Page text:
Oh, yeah, Tom McMillan remembers those days.
The Pittsburgh Penguins were at the bottom of the league. So was attendance. And the message to Pittsburghers was, "Please, for the love of Pete, buy a ticket."
And then came the 2004-05 lockout, the lost season, the draft lottery and the right to the first pick in 2005.
And then came Sidney Crosby.
"And everything changed," said McMillan, the team's vice president of communications, during a question-and-answer session Monday evening at Indiana University of Pennsylvania.
Since then the team has played twice for the Stanley Cup. It's sold out the last four seasons. And there's a waiting list of 8,000. This, it would seem, is the time to coast.
Not so, McMillan said, speaking to the aspiring public relations professionals in IUP's Public Relations Student Society of America chapter, which had asked him to talk about his job and the team's marketing efforts.
"When the most eyeballs are on us, we have to market the hardest because the inevitable cycle of sports will happen. We hope it doesn't happen for another 10 or 15 years, but it will happen and we want to be prepared."
McMillan said that with the team now winning, its focus has shifted from simply trying to sell tickets to building the brand and hooking a young generation of hockey fans, finding a way to keep them invested, even when the team hits a down cycle.
He said the Penguins are focusing on the youth market, those 35 and younger, something that happened unexpectedly.
He said the team had hired a firm to conduct brand research. And team executives thought the firm would advise them to pursue the small-town, blue-collar aesthetic that the Steelers have made effective use of.
But instead, the firm, after a year-and-a-half of studying the market, said that whether the Penguins had intended to or not, they had managed to connect to young Pittsburghers through programs such as its Student Rush, a program that provides discounted tickets to high school and college students.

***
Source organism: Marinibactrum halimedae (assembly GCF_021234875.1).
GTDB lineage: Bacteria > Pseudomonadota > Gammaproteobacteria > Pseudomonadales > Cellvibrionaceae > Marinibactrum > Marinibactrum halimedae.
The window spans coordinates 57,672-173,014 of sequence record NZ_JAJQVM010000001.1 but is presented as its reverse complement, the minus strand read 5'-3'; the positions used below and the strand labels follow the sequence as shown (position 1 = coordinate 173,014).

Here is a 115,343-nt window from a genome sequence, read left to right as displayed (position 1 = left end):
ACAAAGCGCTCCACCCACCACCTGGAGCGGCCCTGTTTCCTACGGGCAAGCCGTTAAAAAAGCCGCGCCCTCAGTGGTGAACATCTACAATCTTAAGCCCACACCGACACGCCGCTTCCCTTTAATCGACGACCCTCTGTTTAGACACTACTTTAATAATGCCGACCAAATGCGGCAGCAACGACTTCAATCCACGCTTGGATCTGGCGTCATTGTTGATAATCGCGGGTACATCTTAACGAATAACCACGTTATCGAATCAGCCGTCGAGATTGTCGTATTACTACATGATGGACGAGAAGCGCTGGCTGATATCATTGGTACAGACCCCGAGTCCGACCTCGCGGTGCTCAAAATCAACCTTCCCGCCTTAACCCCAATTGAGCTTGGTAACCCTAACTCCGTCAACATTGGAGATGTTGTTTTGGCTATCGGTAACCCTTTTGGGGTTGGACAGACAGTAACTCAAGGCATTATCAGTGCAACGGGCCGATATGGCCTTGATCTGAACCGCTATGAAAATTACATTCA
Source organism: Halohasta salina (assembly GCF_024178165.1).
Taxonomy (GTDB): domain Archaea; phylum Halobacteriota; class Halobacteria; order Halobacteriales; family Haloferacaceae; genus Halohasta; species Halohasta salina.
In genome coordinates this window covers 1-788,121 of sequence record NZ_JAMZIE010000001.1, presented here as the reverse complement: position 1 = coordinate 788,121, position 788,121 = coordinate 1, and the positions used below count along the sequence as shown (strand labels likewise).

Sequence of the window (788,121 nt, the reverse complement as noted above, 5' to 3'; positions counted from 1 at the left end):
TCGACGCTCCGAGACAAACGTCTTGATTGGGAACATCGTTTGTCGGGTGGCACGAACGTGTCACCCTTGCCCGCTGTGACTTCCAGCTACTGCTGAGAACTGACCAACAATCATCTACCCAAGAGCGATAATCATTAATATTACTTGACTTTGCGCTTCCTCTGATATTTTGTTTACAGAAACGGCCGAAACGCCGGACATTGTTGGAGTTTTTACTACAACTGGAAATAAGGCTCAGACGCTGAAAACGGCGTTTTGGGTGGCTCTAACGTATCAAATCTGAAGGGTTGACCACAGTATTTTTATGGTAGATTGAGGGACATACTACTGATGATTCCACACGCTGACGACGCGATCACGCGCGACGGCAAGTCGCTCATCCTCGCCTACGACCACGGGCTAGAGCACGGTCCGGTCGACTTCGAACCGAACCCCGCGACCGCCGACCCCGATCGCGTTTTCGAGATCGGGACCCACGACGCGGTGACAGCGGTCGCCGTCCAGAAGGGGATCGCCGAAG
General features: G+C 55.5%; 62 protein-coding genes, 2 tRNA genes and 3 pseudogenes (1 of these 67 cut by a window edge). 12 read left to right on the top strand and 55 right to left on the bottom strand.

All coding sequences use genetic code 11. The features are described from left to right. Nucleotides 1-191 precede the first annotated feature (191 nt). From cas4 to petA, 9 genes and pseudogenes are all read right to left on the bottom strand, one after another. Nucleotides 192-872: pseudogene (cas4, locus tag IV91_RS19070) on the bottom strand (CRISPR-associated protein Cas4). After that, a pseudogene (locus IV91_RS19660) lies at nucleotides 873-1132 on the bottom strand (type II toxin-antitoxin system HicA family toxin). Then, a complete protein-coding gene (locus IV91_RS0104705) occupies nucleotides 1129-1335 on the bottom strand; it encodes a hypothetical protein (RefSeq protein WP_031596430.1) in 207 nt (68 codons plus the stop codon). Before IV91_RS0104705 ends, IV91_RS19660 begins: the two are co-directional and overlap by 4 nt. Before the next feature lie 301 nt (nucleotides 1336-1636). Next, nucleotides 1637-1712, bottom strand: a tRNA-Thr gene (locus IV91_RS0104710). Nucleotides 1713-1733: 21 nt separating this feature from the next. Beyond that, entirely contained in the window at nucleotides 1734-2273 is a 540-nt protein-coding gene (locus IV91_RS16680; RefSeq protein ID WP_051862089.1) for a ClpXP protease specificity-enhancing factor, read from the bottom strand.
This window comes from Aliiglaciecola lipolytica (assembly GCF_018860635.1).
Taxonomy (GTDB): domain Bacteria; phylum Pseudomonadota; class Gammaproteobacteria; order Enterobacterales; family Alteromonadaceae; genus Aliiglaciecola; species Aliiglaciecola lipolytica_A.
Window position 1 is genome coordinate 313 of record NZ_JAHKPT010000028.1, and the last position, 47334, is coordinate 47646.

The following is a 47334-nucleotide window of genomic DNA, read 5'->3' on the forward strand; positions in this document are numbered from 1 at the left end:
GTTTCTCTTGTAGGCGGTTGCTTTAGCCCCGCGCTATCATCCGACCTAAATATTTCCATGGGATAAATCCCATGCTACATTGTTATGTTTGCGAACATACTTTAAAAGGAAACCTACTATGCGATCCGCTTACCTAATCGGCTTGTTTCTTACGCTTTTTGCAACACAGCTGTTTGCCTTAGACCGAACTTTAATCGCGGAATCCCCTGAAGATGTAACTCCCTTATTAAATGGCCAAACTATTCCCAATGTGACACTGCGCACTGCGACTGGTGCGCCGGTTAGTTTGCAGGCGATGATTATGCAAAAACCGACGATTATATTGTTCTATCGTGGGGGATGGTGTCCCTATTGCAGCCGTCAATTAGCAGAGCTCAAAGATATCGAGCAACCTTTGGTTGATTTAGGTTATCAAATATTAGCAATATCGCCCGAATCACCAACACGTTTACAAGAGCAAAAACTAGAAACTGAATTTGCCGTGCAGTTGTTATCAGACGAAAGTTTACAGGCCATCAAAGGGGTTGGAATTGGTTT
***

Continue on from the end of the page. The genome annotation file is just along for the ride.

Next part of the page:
"The brand changed because of that," he said.
That said, having the team featured in HBO's "24/7 Penguins/Capitals: Road to the NHL Winter Classic" turned out to be a valuable opportunity.
"We thought doing something cutting edge was perfect. We thought it would be a great experience for the players. We knew that there might be some uncomfortable things because they're with you 24-7. In the end, looking back, no one regrets it. I think everybody really enjoyed the experience," he said.
He said the intended audience wasn't hockey fans.
"The target was to get causal sports fans interested in (the team) and the Winter Classic."
And it worked, he said.
McMillan also spoke about the negotiations that led to the team's new home, Consol Energy Center.
"We never wanted to leave. That would have always been a last resort," he said. "I think we always deep down believed we would get a deal done here."
But in 2007, with the lease on the old arena set to expire and no contract in the offing, the team needed a place to play. And some options.
Considering a move to another city that was offering an arena gave the team those options. And a place from which to negotiate, he said.
McMillan said those were difficult days, and uncomfortable ones because of the uncertainty. But, he said, for PR professionals, those are the times when they must work to earn their money.
"Everything is not always, 'Boy, we have a great player and we're winning a championship,'" he said. "It's easy to be good in the good times."